University Hospitals investing $4.5 million in catheterization labs in Portage County

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RAVENNA — Portage County residents may soon be able to receive top-notch heart care more quickly as University Hospitals Portage Medical Center plans to replace its existing heart catheterization lab and add another.

Tom Conner, director of ambulatory services at UH Portage, said the current cath lab is functional but — at 16 years of age — no longer state-of-the-art.

“It still works, but it’s approaching the end of its life,” he said. “We have a critical need in the community. In 2015, we did about 200 heart caths; this past year, we did about 1,800. Right now, per cath lab we have the busiest single cath lab in the UH system.”

UH Portage Medical Center handles about double the number of the second busiest heart cath lab within the system, he added.

The cost of two new heart catheterization labs will total about $4.5 million, according to Conner, and the first one should be completed by the end of the year.

“We’re hoping to start construction on the first cath lab fairly soon,” he said.

When blockages form in the arteries, Conner said, the cath lab doctors can perform surgeries to insert a stent, which resembles a tube, to open the artery where the blockage occurs. Typical patients may notice chest pain or experience an emergent heart attack. Others may have less urgent blockages and visit the labs for non-emergency surgeries.

Conner said the stent — a small, tube-like structure — is inserted surgically often through the groin. A tiny balloon-like structure opens up the blockage and the stent is inserted to keep it open.

“The national goal to do that, from door to balloon time, is within 90 minutes,” he said. “Our average is less than 60 minutes, and we’ve done that in less than 11 minutes.”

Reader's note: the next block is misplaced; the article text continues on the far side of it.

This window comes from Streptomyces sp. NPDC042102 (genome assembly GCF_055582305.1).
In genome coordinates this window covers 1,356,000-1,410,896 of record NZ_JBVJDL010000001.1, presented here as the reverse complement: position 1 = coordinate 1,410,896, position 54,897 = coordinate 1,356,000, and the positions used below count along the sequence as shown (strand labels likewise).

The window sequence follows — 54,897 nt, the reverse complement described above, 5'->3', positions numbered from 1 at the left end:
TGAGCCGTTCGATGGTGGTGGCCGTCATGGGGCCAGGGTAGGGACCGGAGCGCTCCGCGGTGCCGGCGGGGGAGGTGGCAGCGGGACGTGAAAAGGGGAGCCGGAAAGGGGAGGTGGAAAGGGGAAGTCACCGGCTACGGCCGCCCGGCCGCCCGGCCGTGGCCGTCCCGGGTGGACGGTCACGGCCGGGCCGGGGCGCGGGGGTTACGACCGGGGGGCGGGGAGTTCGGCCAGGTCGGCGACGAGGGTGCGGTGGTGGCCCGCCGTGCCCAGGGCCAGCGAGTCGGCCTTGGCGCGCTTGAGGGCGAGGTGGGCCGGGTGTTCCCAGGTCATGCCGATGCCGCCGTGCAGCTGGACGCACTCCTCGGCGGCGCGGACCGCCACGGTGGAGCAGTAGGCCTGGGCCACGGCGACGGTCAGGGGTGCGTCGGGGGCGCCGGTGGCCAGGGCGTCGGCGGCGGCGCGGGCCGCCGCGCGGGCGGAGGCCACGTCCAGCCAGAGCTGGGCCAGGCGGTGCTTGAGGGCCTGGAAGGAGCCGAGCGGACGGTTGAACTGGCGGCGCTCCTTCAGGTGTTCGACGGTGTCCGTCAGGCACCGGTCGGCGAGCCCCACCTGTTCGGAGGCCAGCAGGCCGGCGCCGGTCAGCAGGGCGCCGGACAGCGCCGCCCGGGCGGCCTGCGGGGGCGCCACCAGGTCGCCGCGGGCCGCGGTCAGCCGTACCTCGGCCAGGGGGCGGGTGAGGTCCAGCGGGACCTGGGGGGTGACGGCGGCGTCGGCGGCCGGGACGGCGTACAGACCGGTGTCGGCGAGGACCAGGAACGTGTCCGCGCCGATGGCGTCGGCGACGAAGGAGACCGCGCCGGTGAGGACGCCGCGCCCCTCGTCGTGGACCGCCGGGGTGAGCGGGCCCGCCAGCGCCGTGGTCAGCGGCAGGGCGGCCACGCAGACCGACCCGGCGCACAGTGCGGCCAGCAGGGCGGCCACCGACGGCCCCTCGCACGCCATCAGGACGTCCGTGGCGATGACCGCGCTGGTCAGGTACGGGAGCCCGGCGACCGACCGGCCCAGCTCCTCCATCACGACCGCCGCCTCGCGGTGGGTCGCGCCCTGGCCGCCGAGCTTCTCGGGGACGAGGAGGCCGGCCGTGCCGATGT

Conner also said it’s a good idea to have two cath labs because if something goes wrong in one, the other can serve as a backup.

Improved video screens and other medical equipment will enable doctors to conduct more precise surgeries, which are done via video, added Conner.

“The biggest changes are video quality,” he said. “It allows doctors to see blockages in veins and arteries a lot easier.”

The majority of the money needed for the new labs is for state-of-the-art equipment, he added. Each lab will be 652 square feet, and the preparation and recovery room is another 1,000 square feet. That room also will be shared by radiology, which shares some staff with the cath labs.

Shawn Gordon, executive director of the UH Portage Medical Center Foundation, said the foundation will work this year to raise about $1.5 million for the second cath lab, which is dependent on fundraising.

“We have a very, very long way to go,” she said. “The foundation doesn’t necessarily have the financial wherewithal to pay for the entire project. We’ll really be reliant on individual donors.”

Two events are planned this year, which should help raise funds for the project: The foundation’s golf outing, which takes place July 17 at Windmill Lakes Golf Club in Ravenna, and an evening gala at Thorncreek Winery on Oct. 12.

For more information about the golf outing and evening gala, call Gordon at 330-297-8801 or shawn.Gordon@uhhospitals.org.

Reporter Bob Gaetjens can be reached at 330-541-9440, bgaetjens@recordpub.com or @bobgaetjens_rpc.